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From Brett Porter <>
Subject Re: platform independence for the build
Date Mon, 17 Dec 2007 05:38:21 GMT
Thanks for the thorough explanation.

Pardon my density, but I'm missing something fundamental - how will  
NMaven work in any of the cases below at runtime, without a settings  
file and capability matching, given that you are saying the IT test  
might need some special handling to specify the implementation?

- Brett

On 17/12/2007, at 9:58 AM, Shane Isbell wrote:

> Hi Brett,
> The trunk integration tests are set up the same way as Maven and my
> intention for the first release was just to test out the latest  
> version of
> Mono using .NET 2.0, as well as Microsoft 2.0. This would involve just
> changing the environment on a limited number of configurations. Just  
> to
> note, a simple changing out of the path will not completely work on  
> all
> configurations, as Mono contains csc.exe (for .NET 1.1) and gmcs.exe  
> (for
> .NET 2.0).  Microsoft, on the other hand, has the versions in  
> different
> directories, which makes swapping out the paths easier. But you have  
> to keep
> in mind that for Microsoft .NET 3.0, the framework uses the same  
> compiler as
> .NET 2.0, but a different one for 1.1 and 3.5. Configurations can  
> get a
> little funky.
> If we were only dealing with Mono or only Microsoft, I would be much  
> more
> confident that would could pull off doing the IT setup exactly the  
> same as
> Maven for all the needed configurations. I'm hoping that this is the  
> case.
> However, it's a little premature for me to have a good idea of how the
> integration tests will work under multiple platforms now that we  
> don't have
> capability matching.  Right now we have options of creating scripts  
> setting
> up the paths, with modifications for each permutation of  
> installations.
> Another approach is something like the nmaven-settings file, which  
> contains
> the parameters and lets some component handle the paths. One thing  
> that I do
> like about a settings approach is that, on Windows, we can  
> autogenerate the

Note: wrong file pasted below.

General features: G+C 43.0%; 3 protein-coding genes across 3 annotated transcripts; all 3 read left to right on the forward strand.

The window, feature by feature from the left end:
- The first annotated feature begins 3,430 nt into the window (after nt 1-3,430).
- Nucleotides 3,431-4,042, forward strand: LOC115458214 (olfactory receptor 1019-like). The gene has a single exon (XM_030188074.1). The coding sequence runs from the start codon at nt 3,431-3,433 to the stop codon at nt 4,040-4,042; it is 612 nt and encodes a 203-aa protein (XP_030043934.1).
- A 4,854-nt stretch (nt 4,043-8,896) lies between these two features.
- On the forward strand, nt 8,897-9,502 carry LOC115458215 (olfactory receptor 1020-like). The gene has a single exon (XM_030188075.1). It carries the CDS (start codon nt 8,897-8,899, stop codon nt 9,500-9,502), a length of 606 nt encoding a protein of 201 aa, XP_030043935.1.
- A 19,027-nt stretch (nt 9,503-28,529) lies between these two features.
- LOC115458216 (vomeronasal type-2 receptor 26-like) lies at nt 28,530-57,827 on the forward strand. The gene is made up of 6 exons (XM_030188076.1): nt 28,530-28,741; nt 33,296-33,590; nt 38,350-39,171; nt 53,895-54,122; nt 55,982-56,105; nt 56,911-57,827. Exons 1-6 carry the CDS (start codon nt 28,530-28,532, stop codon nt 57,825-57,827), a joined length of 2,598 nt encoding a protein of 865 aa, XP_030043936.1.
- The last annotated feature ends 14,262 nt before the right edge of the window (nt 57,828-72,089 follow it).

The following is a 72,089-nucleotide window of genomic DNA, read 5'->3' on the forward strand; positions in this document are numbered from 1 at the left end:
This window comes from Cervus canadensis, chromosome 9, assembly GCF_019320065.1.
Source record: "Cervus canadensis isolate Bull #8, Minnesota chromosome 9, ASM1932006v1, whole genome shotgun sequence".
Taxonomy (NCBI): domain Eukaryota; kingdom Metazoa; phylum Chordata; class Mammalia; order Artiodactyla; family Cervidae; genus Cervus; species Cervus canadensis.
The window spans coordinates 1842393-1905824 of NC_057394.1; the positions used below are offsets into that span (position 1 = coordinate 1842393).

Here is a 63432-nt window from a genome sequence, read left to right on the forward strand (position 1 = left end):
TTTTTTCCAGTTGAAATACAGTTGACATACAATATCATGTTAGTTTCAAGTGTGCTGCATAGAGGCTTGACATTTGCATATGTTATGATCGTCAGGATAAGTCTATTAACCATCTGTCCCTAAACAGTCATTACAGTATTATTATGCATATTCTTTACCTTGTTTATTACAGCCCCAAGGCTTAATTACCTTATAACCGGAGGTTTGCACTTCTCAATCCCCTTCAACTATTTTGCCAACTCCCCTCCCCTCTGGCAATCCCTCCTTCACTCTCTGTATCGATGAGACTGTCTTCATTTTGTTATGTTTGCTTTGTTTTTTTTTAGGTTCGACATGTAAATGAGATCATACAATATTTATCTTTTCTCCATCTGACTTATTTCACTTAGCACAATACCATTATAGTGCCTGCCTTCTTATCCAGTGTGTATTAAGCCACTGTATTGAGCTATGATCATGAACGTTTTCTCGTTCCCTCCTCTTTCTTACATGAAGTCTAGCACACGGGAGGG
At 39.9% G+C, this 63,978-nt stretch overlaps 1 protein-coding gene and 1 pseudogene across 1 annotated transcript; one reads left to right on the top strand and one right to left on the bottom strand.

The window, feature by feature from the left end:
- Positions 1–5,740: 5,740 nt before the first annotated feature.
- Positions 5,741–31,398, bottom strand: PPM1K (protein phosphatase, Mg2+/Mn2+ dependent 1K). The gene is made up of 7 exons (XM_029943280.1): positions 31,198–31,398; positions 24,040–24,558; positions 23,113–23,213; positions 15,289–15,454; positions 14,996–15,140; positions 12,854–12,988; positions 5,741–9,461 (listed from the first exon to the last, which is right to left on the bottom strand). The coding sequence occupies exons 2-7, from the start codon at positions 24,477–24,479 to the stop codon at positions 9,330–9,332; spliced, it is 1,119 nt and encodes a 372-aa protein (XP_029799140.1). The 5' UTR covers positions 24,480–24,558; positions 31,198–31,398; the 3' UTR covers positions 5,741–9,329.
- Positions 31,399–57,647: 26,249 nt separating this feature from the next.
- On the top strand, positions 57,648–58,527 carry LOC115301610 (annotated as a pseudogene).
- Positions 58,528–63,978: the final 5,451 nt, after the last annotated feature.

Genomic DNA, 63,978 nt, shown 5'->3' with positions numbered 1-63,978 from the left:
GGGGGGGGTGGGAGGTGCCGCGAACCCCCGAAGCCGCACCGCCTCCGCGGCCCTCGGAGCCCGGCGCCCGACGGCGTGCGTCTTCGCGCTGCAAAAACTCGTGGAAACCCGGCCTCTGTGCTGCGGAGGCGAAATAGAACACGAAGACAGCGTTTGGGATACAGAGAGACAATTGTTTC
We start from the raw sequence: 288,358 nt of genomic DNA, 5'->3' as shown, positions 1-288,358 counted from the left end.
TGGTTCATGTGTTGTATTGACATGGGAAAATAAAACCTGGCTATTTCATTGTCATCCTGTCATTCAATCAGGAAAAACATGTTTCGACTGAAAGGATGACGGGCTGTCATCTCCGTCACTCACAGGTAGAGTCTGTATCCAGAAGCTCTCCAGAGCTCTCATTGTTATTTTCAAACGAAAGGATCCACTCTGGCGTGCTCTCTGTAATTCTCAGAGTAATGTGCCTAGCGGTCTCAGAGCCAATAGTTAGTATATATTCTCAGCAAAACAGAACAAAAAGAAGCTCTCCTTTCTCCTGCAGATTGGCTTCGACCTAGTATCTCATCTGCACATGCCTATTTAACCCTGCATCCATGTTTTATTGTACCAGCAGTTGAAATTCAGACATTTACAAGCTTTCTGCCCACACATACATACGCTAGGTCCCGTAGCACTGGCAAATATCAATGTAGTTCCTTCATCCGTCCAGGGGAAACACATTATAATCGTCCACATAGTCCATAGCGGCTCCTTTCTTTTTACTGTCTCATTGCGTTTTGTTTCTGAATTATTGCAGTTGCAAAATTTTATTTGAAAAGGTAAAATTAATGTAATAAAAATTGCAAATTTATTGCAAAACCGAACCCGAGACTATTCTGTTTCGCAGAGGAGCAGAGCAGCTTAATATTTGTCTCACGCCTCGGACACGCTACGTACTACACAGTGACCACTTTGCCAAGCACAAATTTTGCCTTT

> settings file by inspecting the registry, meaning we only test what  
> the
> platform is capable of testing. We'll need to open up that to design  
> and
> comments when we get to that point.
> If anyone on the list wants to take up on how IT testing should be  
> done, go
> for it. The issue: has  
> been out
> there a long time.
> As part of the IT testing, we will need to create a .NET assembly  
> (or find a
> way to do it through Java) that handles the inspection of meta-data  
> within
> the project assembly. This is the only way to verify things like  
> resource
> generation, signing of assemblies, proper dependencies/references,  
> and so
> on. We may even be able to write this under the verifier.
> We haven't yet addressed within the compiler interface implementation
> the specifying of framework version for Mono, so I have even less of  
> an idea
> of exactly how it will work with the IT tests.
> Shane
> On Dec 16, 2007 1:32 PM, Brett Porter <> wrote:
>> On 17/12/2007, at 8:19 AM, Shane Isbell wrote:
>>> I agree on all the points. Can you post a bug about what is  
>>> breaking?
>> Will do.
>>> This was the original motivation for the nmaven-settings file. It
>>> allowed
>>> changing the platform configuration to replace vendors, vendor
>>> versions and
>>> framework versions. I think that the general nmaven-settings file
>>> concept is
>>> the right approach for integration testing, it should just be used  
>>> for
>>> integration tests and should be non-obstrusive. This will likely
>>> require
>>> adding some component extensions that will allow modifying of the
>>> working
>>> directory of executables. This approach would avoid having to bring
>>> in all
>>> the capability matching components to support it.
>> At this stage I would be happy with the integration tests just  
>> running
>> under whatever the current execution environment is, like the normal
>> NMaven execution would do. This is basically what the Maven ones do
>> for now, based on the version of Maven in the path. You then switched
>> your execution environment and re-run the test suite. Some tests are
>> excluded on environments they are not suitable for. The integration
>> test tools that are used for Maven should be able to be re-used in
>> NMaven.
>> Beyond that, I would just use whatever the toolchain capabilities are
>> in Maven at the time to go towards the next step rather than adding
>> anything specific for it in either NMaven or the integration tests.
>> Is that in line with what you were thinking?
>> - Brett

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